The B-Minor Mass raises a question for which I have no answer: What was a good Lutheran like Bach doing writing music for a Catholic Mass?

Jerry Fresia said...

David P.

Regarding Schubert never hearing his symphonies performed:

Some have said that the payoff is in the process of creation. Somewhat in agreement with this notion, I suppose, is Richard Bernstein who has pointed out, "Everything that is of fundamental importance in Marx's outlook depends on grasping this manner of viewing the relation of the objects that a man produces and his activity."

So maybe, it's more of a "meh" than an "incredibly sad."

Dean said...

From Christoph Wolff's (no relation, I assume) notes to the Harmonia Mundi release this year of the Mass performed by Les Arts Florissants and conducted by William Christie:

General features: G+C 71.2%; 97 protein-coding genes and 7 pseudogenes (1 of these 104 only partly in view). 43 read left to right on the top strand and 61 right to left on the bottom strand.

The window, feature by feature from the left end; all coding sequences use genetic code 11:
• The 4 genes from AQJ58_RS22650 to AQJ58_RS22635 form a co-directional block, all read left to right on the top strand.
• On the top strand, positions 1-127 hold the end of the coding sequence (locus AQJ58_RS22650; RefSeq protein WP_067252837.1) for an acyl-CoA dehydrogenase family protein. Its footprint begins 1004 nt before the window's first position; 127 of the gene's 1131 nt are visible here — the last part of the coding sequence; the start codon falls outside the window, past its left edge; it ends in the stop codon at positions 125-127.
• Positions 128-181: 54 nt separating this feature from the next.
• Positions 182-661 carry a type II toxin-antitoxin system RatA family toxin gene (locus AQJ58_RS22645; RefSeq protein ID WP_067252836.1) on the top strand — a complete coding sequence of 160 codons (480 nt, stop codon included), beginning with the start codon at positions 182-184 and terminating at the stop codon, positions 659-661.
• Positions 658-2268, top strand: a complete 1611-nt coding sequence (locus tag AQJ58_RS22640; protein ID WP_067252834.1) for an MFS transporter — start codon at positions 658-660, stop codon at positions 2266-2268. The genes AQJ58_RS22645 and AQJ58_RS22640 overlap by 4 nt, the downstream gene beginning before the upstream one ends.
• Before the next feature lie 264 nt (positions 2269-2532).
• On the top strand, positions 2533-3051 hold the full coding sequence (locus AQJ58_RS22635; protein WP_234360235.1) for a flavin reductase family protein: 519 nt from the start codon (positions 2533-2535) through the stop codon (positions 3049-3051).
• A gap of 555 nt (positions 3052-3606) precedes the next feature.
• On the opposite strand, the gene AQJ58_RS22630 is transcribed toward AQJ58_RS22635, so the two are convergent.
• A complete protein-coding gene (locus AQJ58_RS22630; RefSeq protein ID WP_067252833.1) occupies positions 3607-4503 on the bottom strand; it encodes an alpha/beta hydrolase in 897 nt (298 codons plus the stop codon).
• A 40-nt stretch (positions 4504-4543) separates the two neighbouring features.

“The Missa of 1733 owes its origin to the extended mourning period after the death of the Elector and King Friedrich August I (Augustus ‘the Strong’). Since music was forbidden for six months Bach used the time purposefully for a number of projects, including the Kyrie-Gloria Mass as an homage to the new heir to the throne, combined with the special request for a court title in order to improve his status vis-a-vis his superiors in Leipzig. By choosing a Latin Mass Bach the Lutheran settled on the genre of church music both confessions had in common and hence was acceptable to the Roman Catholic court in Dresden without compromising his own faith. Even though the
granting of the court title took a while, the appointment of ‘Royal Polish and Electoral Saxon court compositeur’ came through in 1736 and the distinguished honorary title provided Bach with the desired freedom of conducting his Leipzig cantorate in the manner of a more independent capellmeister....

“The B-Minor Mass could hardly have been intended for liturgical use because the work’s overall dimensions would not fit the frame of a worship service, neither Catholic nor Lutheran. Nevertheless, since Bach would not compose anything without having performance in mind, any of the four parts within could be presented within a